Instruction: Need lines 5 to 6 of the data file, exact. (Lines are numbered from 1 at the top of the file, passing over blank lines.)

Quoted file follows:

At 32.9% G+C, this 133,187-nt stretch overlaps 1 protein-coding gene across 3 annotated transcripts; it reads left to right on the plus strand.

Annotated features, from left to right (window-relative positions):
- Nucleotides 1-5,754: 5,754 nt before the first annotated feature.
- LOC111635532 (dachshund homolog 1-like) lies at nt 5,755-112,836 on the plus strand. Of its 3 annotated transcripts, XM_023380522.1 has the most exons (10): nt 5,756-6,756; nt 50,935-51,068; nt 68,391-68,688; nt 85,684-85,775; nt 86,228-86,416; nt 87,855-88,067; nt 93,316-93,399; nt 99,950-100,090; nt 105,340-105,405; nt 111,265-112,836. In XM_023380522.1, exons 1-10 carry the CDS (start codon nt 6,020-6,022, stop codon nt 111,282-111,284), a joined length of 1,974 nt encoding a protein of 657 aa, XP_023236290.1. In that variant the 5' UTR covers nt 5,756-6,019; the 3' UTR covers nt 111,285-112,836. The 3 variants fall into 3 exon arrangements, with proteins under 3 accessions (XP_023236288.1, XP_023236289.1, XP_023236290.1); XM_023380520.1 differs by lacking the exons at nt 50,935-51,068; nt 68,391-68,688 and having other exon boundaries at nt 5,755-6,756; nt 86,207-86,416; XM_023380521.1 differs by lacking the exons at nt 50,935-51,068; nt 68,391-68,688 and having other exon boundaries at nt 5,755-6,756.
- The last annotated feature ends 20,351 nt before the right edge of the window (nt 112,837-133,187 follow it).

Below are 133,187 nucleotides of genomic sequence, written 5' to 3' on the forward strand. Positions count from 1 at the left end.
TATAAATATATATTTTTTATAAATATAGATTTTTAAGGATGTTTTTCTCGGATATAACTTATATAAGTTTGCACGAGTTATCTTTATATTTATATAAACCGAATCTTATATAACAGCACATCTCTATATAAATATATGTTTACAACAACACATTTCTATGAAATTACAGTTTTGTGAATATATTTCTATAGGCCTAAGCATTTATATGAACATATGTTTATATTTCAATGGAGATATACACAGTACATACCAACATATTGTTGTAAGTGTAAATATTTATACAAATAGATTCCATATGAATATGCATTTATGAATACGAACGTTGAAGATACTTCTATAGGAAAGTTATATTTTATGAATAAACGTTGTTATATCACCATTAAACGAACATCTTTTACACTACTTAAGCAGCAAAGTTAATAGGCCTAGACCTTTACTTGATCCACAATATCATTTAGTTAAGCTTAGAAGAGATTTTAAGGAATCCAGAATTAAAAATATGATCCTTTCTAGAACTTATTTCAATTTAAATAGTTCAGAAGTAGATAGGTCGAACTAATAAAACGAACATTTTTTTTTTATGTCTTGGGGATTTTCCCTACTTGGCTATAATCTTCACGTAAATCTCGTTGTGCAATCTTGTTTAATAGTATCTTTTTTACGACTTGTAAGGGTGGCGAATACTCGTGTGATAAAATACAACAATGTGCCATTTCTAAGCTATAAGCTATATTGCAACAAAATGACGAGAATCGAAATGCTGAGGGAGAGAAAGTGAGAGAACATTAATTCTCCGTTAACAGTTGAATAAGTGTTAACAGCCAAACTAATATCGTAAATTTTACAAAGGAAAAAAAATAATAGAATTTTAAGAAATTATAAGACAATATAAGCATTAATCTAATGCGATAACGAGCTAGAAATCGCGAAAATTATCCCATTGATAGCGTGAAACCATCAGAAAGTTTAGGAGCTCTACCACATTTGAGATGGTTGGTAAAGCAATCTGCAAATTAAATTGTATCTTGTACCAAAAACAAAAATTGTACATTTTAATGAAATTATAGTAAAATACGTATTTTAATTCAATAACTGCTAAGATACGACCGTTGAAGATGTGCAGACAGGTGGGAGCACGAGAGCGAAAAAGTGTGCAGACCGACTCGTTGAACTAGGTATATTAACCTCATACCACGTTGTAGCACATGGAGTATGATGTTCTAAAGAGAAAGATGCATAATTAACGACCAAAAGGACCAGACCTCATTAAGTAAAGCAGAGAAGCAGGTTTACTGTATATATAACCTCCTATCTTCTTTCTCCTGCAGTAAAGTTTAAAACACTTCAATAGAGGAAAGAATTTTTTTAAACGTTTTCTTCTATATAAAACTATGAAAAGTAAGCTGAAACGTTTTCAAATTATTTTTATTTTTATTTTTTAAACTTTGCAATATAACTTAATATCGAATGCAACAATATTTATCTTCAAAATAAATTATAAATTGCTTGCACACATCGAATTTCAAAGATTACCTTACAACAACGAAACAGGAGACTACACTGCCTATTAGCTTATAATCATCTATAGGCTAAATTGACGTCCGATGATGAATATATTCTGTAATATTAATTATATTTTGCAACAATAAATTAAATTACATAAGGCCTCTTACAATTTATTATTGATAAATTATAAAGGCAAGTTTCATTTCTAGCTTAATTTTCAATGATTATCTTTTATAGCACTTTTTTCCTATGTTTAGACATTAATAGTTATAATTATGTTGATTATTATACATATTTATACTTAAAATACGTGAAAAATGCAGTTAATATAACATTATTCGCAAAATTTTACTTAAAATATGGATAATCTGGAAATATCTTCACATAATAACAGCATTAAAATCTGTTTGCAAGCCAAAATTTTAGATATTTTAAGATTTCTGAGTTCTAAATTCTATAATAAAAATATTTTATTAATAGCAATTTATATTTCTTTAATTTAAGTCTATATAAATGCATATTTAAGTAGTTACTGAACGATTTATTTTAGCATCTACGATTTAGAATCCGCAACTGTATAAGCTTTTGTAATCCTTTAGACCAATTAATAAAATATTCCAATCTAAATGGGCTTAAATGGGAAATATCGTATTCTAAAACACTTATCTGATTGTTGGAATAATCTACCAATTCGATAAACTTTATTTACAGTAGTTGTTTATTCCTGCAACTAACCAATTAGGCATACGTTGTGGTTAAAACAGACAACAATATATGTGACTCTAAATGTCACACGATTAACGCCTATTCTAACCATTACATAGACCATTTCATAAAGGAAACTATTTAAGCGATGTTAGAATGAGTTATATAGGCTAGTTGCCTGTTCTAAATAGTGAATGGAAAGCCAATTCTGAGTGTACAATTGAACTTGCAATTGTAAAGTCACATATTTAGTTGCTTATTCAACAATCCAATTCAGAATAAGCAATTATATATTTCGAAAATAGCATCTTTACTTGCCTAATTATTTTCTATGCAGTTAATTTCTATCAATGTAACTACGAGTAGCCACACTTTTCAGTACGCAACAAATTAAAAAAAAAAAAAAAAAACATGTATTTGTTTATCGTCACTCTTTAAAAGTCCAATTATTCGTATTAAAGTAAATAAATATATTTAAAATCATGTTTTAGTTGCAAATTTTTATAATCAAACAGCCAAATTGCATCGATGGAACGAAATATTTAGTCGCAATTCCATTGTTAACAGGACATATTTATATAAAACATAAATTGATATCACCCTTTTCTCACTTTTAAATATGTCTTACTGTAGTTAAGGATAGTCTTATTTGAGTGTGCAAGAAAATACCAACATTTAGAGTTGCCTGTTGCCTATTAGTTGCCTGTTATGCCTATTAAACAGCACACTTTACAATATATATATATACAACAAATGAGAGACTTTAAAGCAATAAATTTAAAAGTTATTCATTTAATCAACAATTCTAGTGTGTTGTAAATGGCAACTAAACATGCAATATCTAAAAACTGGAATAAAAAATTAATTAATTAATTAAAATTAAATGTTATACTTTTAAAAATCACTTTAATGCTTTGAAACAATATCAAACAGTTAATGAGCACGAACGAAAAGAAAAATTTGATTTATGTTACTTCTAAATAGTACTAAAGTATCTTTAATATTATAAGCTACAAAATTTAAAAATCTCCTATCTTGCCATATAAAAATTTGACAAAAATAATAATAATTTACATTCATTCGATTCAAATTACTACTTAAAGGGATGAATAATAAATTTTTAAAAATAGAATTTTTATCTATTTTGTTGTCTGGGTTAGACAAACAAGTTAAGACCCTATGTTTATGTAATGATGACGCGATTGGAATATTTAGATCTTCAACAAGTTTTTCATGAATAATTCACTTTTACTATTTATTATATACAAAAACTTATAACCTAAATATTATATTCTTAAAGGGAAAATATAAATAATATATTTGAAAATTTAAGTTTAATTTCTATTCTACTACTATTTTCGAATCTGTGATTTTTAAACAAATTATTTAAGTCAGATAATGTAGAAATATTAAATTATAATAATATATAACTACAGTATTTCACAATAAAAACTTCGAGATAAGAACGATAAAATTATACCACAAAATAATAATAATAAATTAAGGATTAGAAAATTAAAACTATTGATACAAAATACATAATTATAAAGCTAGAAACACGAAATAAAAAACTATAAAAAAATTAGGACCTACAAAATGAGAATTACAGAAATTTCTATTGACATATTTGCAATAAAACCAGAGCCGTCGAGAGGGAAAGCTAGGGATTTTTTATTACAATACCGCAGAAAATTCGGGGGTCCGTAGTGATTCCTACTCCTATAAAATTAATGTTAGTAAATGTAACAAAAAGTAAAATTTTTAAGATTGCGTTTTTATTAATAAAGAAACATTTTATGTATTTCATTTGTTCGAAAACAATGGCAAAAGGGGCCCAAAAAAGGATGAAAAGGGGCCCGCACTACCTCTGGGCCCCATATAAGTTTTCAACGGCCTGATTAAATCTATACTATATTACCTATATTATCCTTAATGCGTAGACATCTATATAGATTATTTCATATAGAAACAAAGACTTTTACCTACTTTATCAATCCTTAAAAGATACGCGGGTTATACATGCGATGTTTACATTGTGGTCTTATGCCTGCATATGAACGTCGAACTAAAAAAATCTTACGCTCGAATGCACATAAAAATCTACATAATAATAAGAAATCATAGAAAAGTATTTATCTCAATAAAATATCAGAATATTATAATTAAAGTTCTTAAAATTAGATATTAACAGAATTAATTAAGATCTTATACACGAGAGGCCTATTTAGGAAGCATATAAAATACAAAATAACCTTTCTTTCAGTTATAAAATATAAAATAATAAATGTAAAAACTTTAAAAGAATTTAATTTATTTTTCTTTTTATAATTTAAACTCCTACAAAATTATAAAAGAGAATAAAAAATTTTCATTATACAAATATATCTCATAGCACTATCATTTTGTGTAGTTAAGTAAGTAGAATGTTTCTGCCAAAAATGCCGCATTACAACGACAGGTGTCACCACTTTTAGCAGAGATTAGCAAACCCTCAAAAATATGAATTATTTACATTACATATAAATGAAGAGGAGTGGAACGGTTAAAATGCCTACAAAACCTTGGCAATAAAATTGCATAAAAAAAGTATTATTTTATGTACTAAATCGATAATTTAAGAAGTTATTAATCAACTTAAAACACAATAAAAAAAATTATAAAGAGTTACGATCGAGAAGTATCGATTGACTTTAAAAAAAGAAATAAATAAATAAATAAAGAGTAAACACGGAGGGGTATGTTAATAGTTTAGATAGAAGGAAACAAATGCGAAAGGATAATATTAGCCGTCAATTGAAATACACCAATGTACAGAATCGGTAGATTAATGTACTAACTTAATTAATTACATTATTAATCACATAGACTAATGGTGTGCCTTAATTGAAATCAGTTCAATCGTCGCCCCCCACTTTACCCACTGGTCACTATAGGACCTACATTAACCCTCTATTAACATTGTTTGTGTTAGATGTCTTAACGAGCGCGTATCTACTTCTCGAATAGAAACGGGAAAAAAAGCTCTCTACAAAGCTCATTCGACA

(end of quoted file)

- The last annotated feature ends 20,351 nt before the right edge of the window (nt 112,837-133,187 follow it).

Below are 133,187 nucleotides of genomic sequence, written 5' to 3' on the forward strand. Positions count from 1 at the left end.